When I was finishing high school in the early 1970s, the closest normal people got to computers was using a teletype. These electromechanical monsters could convert bits received at glacially slow (110 baud) telephone rates into a veritable cacophany of sound. This acoustic din was produced by lots of metal parts slamming into a paper roll somewhere inside the machine. The paper was the same consistency and smoothness as the paper towels you find in restrooms, and the bit rate was caused partly by the constraints of the acoustic couplers used in those days. I probably still haveComputer Magazine, January 2005 (Vol. 38, No. 1)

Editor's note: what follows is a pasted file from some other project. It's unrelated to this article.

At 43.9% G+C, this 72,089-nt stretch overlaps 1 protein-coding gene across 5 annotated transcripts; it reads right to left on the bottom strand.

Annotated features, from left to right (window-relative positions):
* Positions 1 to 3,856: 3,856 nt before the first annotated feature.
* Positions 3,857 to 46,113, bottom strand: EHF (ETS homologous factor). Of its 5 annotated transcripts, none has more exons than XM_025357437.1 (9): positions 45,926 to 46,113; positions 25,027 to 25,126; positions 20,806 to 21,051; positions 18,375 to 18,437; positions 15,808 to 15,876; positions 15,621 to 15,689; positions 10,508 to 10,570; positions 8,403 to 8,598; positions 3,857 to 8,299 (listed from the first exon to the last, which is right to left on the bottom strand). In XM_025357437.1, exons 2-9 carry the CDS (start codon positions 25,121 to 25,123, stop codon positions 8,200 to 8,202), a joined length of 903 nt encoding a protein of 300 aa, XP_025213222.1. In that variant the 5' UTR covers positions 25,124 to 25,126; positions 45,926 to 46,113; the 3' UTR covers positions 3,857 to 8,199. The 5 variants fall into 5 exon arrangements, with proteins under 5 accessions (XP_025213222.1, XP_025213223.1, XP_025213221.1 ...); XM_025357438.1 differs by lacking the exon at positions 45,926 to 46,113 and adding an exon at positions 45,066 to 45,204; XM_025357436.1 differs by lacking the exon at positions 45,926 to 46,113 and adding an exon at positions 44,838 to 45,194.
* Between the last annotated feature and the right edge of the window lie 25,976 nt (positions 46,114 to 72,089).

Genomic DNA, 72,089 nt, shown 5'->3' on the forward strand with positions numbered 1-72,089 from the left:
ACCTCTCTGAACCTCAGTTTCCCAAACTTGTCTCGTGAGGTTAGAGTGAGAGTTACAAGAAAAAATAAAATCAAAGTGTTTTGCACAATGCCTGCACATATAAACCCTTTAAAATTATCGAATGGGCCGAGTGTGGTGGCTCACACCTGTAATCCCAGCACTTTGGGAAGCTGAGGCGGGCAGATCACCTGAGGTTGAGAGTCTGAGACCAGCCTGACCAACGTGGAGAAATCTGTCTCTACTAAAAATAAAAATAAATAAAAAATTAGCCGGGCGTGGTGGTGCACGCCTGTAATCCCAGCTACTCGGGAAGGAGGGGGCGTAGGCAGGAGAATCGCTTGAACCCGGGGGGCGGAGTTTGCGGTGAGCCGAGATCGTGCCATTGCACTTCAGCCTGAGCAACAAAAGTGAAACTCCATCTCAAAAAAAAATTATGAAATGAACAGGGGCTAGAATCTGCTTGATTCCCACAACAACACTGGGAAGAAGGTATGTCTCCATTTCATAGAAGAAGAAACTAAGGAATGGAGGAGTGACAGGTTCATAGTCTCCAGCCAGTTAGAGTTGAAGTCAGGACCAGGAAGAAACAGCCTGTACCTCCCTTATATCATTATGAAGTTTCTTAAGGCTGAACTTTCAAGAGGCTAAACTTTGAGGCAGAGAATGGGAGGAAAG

the pieces of the 300-baud modem I built out of two op-amps and two tennis shoes.
Music Mood: Noura Rahal - 3ala Fekra